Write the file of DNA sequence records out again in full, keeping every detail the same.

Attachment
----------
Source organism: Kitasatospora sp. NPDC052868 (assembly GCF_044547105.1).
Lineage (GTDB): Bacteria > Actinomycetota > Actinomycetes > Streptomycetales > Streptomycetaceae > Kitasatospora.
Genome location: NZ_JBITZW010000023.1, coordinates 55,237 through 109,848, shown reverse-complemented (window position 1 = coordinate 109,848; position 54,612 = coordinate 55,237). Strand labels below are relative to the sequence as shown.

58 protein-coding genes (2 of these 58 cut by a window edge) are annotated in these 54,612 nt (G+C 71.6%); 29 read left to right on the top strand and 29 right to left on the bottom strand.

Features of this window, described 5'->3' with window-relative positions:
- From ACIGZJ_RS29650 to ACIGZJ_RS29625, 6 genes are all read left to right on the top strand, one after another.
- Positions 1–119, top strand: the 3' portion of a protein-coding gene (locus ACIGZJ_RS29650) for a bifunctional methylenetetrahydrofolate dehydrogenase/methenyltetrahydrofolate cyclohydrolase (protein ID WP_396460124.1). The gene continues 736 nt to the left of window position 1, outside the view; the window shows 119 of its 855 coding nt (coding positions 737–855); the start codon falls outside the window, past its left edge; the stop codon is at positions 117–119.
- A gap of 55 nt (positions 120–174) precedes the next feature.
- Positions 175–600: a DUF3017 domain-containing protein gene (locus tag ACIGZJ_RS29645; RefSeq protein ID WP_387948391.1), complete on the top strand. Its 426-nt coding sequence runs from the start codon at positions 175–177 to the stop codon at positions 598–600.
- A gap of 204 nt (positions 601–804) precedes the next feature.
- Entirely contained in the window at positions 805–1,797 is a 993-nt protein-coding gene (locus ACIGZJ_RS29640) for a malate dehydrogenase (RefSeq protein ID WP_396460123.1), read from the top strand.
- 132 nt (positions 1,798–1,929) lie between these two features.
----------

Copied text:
Source organism: Kitasatospora sp. NPDC052868 (assembly GCF_044547105.1).
Lineage (GTDB): Bacteria > Actinomycetota > Actinomycetes > Streptomycetales > Streptomycetaceae > Kitasatospora.
Genome location: NZ_JBITZW010000023.1, coordinates 55,237 through 109,848, shown reverse-complemented (window position 1 = coordinate 109,848; position 54,612 = coordinate 55,237). Strand labels below are relative to the sequence as shown.

58 protein-coding genes (2 of these 58 cut by a window edge) are annotated in these 54,612 nt (G+C 71.6%); 29 read left to right on the top strand and 29 right to left on the bottom strand.

Features of this window, described 5'->3' with window-relative positions:
- From ACIGZJ_RS29650 to ACIGZJ_RS29625, 6 genes are all read left to right on the top strand, one after another.
- Positions 1–119, top strand: the 3' portion of a protein-coding gene (locus ACIGZJ_RS29650) for a bifunctional methylenetetrahydrofolate dehydrogenase/methenyltetrahydrofolate cyclohydrolase (protein ID WP_396460124.1). The gene continues 736 nt to the left of window position 1, outside the view; the window shows 119 of its 855 coding nt (coding positions 737–855); the start codon falls outside the window, past its left edge; the stop codon is at positions 117–119.
- A gap of 55 nt (positions 120–174) precedes the next feature.
- Positions 175–600: a DUF3017 domain-containing protein gene (locus tag ACIGZJ_RS29645; RefSeq protein ID WP_387948391.1), complete on the top strand. Its 426-nt coding sequence runs from the start codon at positions 175–177 to the stop codon at positions 598–600.
- A gap of 204 nt (positions 601–804) precedes the next feature.
- Entirely contained in the window at positions 805–1,797 is a 993-nt protein-coding gene (locus ACIGZJ_RS29640) for a malate dehydrogenase (RefSeq protein ID WP_396460123.1), read from the top strand.
- 132 nt (positions 1,798–1,929) lie between these two features.